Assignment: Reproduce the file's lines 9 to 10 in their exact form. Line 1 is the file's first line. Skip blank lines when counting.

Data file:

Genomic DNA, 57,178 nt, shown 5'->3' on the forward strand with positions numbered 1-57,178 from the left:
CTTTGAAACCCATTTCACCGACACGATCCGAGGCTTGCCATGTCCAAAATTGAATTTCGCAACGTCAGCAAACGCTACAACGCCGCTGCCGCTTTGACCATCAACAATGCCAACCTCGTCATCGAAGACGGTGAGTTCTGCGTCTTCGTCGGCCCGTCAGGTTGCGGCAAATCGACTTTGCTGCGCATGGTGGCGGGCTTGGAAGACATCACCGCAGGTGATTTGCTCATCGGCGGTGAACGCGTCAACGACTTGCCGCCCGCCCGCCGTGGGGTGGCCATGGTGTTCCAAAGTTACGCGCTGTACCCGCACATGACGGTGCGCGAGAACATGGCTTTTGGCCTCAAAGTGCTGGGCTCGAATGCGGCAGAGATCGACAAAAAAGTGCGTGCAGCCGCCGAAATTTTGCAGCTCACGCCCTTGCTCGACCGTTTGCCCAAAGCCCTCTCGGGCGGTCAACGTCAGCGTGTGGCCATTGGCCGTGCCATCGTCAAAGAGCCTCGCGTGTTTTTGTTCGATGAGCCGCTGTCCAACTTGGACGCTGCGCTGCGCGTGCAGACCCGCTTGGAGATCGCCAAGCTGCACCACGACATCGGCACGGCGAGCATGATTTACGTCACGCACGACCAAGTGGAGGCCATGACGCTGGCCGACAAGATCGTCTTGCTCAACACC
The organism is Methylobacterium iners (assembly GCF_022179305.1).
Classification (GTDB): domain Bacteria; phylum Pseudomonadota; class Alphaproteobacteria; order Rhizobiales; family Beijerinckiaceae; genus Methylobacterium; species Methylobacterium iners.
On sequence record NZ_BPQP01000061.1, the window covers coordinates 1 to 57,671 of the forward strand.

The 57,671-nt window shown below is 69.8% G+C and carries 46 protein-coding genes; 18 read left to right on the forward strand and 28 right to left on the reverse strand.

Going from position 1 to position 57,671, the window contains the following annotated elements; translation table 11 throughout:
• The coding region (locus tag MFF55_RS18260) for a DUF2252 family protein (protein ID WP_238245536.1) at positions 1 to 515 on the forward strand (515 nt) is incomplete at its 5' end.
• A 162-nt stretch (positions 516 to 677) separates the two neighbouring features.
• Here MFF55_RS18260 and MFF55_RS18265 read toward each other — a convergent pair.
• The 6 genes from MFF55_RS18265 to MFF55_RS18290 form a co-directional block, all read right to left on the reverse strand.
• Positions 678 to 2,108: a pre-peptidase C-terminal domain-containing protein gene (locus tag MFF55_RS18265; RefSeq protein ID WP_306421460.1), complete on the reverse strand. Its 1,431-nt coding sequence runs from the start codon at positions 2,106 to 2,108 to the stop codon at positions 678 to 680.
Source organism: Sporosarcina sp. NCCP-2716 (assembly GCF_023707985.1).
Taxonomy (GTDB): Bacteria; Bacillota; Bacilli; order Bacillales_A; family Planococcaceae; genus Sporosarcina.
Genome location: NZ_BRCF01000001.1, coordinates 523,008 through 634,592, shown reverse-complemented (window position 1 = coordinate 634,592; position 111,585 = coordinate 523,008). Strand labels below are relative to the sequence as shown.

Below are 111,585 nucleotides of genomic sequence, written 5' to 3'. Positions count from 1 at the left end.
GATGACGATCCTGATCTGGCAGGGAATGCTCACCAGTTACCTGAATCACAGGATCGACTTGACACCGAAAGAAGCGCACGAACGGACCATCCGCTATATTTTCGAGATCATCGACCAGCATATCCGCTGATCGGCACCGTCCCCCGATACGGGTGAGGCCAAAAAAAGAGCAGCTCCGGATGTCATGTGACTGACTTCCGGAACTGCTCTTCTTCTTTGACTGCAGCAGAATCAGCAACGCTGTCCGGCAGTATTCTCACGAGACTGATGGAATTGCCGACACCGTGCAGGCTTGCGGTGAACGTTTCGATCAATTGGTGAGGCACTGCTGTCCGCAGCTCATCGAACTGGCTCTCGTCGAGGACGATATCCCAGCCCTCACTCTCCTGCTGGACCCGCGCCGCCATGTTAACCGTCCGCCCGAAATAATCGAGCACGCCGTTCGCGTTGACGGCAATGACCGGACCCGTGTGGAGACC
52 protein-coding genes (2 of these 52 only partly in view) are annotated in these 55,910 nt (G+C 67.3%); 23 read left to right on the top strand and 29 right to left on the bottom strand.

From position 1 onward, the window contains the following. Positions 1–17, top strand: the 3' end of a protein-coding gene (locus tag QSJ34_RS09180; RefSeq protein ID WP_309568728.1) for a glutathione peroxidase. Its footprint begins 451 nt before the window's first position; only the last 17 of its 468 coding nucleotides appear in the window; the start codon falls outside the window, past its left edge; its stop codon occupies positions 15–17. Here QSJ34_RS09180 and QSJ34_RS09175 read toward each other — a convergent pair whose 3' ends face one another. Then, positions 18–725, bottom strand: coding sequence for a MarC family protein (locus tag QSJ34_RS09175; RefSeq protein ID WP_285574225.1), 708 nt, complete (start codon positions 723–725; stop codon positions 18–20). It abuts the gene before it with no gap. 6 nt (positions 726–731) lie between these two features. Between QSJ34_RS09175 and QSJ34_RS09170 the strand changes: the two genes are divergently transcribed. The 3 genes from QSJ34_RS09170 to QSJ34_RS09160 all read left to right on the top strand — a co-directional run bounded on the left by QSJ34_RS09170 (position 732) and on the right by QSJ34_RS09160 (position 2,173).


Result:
• A 162-nt stretch (positions 516 to 677) separates the two neighbouring features.
• Here MFF55_RS18260 and MFF55_RS18265 read toward each other — a convergent pair.